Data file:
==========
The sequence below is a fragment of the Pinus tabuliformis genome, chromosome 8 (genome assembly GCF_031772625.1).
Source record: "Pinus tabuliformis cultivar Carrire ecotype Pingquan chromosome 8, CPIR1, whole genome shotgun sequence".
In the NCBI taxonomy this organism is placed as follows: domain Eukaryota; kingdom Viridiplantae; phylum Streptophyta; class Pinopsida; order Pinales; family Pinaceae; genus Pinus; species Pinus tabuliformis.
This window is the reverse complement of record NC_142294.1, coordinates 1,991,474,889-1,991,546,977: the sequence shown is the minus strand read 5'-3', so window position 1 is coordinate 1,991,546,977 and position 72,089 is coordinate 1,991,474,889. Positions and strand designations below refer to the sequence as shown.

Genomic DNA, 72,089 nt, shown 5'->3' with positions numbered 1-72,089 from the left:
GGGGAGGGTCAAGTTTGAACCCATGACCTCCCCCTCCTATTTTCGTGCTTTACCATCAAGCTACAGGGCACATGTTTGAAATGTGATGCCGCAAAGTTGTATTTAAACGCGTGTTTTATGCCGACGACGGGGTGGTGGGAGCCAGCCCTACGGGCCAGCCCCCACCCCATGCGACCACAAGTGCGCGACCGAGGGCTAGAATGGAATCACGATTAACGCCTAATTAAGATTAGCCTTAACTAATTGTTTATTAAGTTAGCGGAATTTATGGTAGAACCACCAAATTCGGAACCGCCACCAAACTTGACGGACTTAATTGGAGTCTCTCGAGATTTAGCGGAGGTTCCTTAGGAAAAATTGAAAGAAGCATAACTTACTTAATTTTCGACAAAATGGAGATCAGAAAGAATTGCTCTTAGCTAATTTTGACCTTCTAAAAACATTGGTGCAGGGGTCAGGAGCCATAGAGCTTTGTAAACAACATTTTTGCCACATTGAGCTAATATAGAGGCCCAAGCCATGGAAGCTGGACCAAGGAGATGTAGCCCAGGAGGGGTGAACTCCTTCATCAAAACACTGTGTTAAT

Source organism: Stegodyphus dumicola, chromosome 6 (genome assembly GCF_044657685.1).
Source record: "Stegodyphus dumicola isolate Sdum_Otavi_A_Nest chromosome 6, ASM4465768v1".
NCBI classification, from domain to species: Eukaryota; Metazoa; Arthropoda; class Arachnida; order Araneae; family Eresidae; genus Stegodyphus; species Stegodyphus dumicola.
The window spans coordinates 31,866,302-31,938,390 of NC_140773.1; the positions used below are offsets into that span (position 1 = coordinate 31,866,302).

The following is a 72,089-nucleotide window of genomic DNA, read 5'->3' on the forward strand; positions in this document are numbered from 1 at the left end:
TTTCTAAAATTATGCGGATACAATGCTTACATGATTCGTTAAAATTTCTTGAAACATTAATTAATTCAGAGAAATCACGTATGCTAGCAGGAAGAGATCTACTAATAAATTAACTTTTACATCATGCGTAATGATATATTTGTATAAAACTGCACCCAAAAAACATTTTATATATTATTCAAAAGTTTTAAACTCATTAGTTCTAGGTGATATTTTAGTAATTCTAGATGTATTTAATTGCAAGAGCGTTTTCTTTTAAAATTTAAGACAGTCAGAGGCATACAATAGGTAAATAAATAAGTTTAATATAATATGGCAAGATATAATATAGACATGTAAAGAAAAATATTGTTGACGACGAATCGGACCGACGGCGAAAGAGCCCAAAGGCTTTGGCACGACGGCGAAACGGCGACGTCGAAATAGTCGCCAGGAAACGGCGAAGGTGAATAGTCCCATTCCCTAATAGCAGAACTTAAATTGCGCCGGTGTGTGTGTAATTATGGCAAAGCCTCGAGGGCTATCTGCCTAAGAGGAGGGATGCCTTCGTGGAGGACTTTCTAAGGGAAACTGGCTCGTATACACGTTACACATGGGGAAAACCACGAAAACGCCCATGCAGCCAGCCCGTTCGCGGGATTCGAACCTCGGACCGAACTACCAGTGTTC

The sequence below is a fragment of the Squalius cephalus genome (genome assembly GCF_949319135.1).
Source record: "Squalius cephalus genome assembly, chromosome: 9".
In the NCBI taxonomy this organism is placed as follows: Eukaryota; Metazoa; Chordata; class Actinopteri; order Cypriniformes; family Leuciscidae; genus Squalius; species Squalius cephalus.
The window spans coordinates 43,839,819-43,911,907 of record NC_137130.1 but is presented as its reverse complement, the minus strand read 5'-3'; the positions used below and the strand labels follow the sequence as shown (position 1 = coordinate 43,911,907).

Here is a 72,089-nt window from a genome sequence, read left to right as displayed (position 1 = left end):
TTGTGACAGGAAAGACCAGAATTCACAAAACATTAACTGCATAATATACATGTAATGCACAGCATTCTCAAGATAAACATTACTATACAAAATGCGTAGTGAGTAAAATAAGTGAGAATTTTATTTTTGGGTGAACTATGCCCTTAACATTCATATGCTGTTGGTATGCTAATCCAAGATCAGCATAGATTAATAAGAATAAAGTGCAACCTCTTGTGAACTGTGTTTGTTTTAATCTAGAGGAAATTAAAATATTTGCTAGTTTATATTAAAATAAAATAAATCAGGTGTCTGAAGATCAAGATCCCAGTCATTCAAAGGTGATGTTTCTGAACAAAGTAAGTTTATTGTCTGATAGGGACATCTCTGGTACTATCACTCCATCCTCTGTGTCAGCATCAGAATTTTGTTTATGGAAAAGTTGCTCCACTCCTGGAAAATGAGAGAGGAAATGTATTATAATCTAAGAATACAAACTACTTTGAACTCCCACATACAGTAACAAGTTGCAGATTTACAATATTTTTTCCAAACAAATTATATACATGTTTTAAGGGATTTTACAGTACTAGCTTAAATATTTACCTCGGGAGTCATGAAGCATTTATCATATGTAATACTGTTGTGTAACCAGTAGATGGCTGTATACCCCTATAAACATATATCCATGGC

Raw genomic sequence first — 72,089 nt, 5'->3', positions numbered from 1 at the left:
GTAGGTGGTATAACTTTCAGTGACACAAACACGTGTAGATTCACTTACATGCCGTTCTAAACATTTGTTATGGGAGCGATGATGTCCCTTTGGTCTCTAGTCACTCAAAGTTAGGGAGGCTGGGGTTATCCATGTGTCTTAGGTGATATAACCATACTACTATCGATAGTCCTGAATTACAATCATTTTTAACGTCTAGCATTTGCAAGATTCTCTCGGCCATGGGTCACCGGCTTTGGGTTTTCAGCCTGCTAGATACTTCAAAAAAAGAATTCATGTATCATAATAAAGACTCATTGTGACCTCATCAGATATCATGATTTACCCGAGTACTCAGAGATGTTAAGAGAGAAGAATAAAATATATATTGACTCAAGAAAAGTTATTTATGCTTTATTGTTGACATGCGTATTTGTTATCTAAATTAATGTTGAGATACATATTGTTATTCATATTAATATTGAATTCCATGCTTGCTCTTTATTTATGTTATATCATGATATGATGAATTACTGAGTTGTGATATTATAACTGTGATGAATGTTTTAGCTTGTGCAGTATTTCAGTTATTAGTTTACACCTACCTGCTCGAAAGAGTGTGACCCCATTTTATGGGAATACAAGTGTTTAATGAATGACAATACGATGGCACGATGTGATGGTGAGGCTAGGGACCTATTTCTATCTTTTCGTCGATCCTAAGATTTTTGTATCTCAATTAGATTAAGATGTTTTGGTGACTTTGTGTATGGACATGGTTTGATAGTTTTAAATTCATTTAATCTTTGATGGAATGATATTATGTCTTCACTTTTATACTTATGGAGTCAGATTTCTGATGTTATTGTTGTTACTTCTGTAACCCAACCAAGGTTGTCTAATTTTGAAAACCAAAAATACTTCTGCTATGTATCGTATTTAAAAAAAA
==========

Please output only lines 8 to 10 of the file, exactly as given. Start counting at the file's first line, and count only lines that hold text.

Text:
Source record: "Stegodyphus dumicola isolate Sdum_Otavi_A_Nest chromosome 6, ASM4465768v1".
NCBI classification, from domain to species: Eukaryota; Metazoa; Arthropoda; class Arachnida; order Araneae; family Eresidae; genus Stegodyphus; species Stegodyphus dumicola.
The window spans coordinates 31,866,302-31,938,390 of NC_140773.1; the positions used below are offsets into that span (position 1 = coordinate 31,866,302).